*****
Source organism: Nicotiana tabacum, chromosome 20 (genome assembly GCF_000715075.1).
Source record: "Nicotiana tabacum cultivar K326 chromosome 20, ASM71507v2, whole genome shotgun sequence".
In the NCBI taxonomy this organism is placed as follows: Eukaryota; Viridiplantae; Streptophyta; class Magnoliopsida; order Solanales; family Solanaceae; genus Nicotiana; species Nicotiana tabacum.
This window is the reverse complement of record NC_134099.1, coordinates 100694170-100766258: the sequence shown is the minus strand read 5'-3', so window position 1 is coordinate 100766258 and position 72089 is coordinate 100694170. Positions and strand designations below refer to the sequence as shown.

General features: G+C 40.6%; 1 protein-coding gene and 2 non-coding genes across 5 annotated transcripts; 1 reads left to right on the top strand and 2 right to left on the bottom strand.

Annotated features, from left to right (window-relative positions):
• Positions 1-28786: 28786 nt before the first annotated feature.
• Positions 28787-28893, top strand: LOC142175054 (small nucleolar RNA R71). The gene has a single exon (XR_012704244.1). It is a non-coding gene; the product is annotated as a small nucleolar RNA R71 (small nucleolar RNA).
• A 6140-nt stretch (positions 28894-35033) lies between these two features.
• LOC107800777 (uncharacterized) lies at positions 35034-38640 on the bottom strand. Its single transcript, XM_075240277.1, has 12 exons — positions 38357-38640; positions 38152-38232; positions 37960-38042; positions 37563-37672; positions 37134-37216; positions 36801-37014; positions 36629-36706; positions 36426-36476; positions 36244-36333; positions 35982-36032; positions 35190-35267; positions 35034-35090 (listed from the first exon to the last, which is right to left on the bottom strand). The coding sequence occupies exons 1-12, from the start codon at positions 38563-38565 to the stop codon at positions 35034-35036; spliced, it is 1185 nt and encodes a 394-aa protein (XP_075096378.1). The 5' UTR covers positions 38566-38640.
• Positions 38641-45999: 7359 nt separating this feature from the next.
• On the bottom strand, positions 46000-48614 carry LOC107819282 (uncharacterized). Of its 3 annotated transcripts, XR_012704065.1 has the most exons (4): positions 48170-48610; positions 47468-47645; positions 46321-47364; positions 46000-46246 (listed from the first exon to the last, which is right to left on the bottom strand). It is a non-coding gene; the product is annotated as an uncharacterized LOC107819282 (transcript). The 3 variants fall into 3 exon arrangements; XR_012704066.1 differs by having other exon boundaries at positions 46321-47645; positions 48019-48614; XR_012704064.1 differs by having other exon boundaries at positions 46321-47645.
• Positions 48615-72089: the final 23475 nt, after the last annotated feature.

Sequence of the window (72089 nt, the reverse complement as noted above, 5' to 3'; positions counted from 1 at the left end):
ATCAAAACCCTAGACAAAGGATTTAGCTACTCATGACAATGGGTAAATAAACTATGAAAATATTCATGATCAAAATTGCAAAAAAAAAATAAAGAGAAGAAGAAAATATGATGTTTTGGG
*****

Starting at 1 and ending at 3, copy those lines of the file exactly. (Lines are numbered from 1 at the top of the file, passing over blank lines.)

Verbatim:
Source organism: Nicotiana tabacum, chromosome 20 (genome assembly GCF_000715075.1).
Source record: "Nicotiana tabacum cultivar K326 chromosome 20, ASM71507v2, whole genome shotgun sequence".
In the NCBI taxonomy this organism is placed as follows: Eukaryota; Viridiplantae; Streptophyta; class Magnoliopsida; order Solanales; family Solanaceae; genus Nicotiana; species Nicotiana tabacum.